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    My wife has this type of mirror on her touring bike and commuter bike. I have one on my touring bike. Granted, they jump around a little and need adjustment, but I prefer them to helmet and eyeglass mounted mirrors. They are "Mirrycle" mirrors, and attach directly to Shimano STI shifters. They are also very durable.


  21. #21
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    Texasplumr, my retired truck driver husband immediately noticed the same thing. Seems roadies don't use bike-mounted mirrors, see the "Fred" thread. I'm afraid I'm a "Doris" :/ We tour on big heavy bikes and have mirrors similar to the one in the picture above. We remove them whenever we transport our bikes and I notice immediately when I've forgotten to put it back on. Can't believe I crossed the country back in the day without one! Between BF and CGOAB, there must be a thread a week where someone gets hit. I like my mirror and I like having a bike that can bail out into the gravel!

  22. #22
    What??? Only 2 wheels? jimmuller's Avatar
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    Get a mirror, any mirror. People get used to all different styles.

    I prefer a helmet mirror. Used an eyeglasses mirror for a long time, decided I didn't want a wire so close to my eye.
    Real cyclists use toe clips.
    jimmuller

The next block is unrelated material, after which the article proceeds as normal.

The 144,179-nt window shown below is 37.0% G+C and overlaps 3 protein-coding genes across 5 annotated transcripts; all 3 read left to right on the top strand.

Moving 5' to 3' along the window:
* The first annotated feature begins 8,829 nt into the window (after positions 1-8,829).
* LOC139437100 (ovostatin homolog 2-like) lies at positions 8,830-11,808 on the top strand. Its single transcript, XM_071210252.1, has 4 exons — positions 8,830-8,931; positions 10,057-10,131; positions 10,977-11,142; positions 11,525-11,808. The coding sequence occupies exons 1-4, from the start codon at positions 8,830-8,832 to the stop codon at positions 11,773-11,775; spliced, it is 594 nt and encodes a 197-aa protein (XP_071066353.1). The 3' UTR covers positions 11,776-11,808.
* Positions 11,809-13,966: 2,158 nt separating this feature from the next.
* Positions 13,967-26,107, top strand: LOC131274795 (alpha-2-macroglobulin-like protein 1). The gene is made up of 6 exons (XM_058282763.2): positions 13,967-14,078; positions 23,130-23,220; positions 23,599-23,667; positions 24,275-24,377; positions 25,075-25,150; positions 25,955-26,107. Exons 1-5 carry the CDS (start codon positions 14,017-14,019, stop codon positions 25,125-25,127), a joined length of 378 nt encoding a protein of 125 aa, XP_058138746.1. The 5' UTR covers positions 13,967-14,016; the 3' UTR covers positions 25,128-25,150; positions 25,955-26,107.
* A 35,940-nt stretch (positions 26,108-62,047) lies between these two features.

23. #23
    Senior Member jmccain's Avatar
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    No mirror for me - I use the Satchel Paige theory.

  24. #24
    Senior Member NOS88's Avatar
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    Because of a significant hearing loss I find a mirror very helpful. My experience has been that mirrors mounted on the bike do vibrate more than helmet mounted mirrors. Additionally, you can still use your helmet mounted mirror when off the bike. It's only happened to me a few times (once when the rear chain stay snapped) where I had to walk the bike along a road side.
    A conclusion is the place where you got tired of thinking. - S. Wright

  25. #25
    Senior Member
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    I use these except the picture is for places where they drive on the wrong side of the road . . Just rotate and it works for either bifter
    I have also used "Mirrycle" mirrors, and attach directly to Shimano STI shifters. like Doug64 has a picture of . It is a better mirror surface

    http://www.google.com/products/catalog?q=blackburn+bicycle+mirror&hl=en&prmd=imvns&bav=on.2,or.r_gc.r_pw.r_qf.,cf.osb&biw=1600&bih= 799&um=1&ie=UTF-8&tbm=shop&cid=17855534723108696587&sa=X&ei=tqnQT_qEI-Te2QWPy9ysDA&ved=0CG8Q8wIwAA